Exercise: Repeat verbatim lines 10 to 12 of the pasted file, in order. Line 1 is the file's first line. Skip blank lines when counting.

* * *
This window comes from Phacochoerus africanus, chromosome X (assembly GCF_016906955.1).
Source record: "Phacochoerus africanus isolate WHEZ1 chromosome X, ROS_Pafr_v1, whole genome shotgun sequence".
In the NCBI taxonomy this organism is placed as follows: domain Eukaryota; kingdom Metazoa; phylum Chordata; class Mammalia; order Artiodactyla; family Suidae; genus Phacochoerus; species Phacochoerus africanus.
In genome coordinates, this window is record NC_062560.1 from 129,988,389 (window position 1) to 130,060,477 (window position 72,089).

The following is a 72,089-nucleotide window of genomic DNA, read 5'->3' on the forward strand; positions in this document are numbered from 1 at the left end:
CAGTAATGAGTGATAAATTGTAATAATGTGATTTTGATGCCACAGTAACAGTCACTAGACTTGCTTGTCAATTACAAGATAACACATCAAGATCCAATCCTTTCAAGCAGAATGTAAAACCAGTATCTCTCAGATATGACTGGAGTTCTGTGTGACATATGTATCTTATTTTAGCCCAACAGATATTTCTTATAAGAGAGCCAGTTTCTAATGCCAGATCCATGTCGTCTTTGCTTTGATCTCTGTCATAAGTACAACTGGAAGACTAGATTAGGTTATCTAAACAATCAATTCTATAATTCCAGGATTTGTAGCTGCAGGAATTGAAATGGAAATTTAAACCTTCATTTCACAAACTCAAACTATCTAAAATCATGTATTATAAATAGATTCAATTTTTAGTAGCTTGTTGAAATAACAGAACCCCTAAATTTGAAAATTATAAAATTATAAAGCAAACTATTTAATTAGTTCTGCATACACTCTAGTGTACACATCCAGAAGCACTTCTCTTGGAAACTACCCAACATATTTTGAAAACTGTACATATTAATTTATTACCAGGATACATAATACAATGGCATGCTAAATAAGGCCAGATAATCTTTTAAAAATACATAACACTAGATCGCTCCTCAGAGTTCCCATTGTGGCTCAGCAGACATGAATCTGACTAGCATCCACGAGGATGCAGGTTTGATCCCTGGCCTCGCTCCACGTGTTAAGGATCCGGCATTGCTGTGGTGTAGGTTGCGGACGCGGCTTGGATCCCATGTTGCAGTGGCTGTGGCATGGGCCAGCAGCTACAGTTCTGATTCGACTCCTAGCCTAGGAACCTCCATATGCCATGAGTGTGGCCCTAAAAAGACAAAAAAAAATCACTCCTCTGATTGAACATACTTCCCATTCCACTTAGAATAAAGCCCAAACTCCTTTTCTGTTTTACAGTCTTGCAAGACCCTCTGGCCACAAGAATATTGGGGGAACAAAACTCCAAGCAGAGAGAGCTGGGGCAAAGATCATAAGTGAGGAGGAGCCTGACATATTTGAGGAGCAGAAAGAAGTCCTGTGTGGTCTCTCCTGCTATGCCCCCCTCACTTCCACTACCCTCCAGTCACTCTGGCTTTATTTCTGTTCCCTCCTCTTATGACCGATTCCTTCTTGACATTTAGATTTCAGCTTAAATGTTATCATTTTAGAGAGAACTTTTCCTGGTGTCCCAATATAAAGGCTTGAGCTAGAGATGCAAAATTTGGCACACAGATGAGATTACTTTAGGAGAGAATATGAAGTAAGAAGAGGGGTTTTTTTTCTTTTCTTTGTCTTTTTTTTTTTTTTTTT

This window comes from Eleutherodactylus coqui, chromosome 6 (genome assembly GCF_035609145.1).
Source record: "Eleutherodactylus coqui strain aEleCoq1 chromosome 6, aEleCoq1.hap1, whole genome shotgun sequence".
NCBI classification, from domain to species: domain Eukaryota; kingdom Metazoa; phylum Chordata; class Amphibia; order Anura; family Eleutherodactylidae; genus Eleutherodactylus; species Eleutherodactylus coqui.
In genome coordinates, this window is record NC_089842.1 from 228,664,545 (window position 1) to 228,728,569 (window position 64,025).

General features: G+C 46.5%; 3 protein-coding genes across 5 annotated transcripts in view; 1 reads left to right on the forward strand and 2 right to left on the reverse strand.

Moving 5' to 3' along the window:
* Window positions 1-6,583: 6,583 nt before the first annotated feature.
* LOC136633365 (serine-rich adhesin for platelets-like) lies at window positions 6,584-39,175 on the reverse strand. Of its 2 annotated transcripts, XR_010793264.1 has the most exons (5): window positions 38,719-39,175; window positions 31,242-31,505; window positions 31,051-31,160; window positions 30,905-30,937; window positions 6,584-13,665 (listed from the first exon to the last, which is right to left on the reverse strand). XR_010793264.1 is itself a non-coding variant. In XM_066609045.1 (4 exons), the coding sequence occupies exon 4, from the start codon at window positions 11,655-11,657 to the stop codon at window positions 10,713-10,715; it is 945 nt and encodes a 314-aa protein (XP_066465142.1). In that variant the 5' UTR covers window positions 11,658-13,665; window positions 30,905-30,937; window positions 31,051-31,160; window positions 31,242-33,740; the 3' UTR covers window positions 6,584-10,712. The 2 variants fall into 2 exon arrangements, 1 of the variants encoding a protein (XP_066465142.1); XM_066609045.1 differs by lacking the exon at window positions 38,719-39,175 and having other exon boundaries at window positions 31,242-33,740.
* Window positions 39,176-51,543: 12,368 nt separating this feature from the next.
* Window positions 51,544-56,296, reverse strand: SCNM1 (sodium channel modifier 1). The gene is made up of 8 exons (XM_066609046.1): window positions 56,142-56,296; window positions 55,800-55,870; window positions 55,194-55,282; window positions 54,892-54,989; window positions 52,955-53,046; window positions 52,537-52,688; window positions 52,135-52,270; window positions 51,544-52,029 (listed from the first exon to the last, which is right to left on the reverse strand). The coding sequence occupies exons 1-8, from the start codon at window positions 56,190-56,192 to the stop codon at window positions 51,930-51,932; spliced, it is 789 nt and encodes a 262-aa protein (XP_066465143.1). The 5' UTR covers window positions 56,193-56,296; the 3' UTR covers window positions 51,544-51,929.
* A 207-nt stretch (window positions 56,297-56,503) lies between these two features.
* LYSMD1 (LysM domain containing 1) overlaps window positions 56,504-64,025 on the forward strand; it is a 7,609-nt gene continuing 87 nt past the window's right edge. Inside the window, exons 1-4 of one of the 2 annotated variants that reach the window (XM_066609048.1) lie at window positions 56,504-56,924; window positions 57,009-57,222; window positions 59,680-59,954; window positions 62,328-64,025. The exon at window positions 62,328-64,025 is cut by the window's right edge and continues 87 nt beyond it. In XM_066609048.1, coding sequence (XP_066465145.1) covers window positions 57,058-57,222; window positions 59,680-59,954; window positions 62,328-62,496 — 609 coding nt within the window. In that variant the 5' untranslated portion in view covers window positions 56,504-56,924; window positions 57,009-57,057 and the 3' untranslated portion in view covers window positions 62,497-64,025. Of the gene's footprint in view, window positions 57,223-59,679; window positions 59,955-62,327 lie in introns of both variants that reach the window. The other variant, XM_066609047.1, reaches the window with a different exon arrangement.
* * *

In genome coordinates, this window is record NC_089842.1 from 228,664,545 (window position 1) to 228,728,569 (window position 64,025).

General features: G+C 46.5%; 3 protein-coding genes across 5 annotated transcripts in view; 1 reads left to right on the forward strand and 2 right to left on the reverse strand.

Moving 5' to 3' along the window: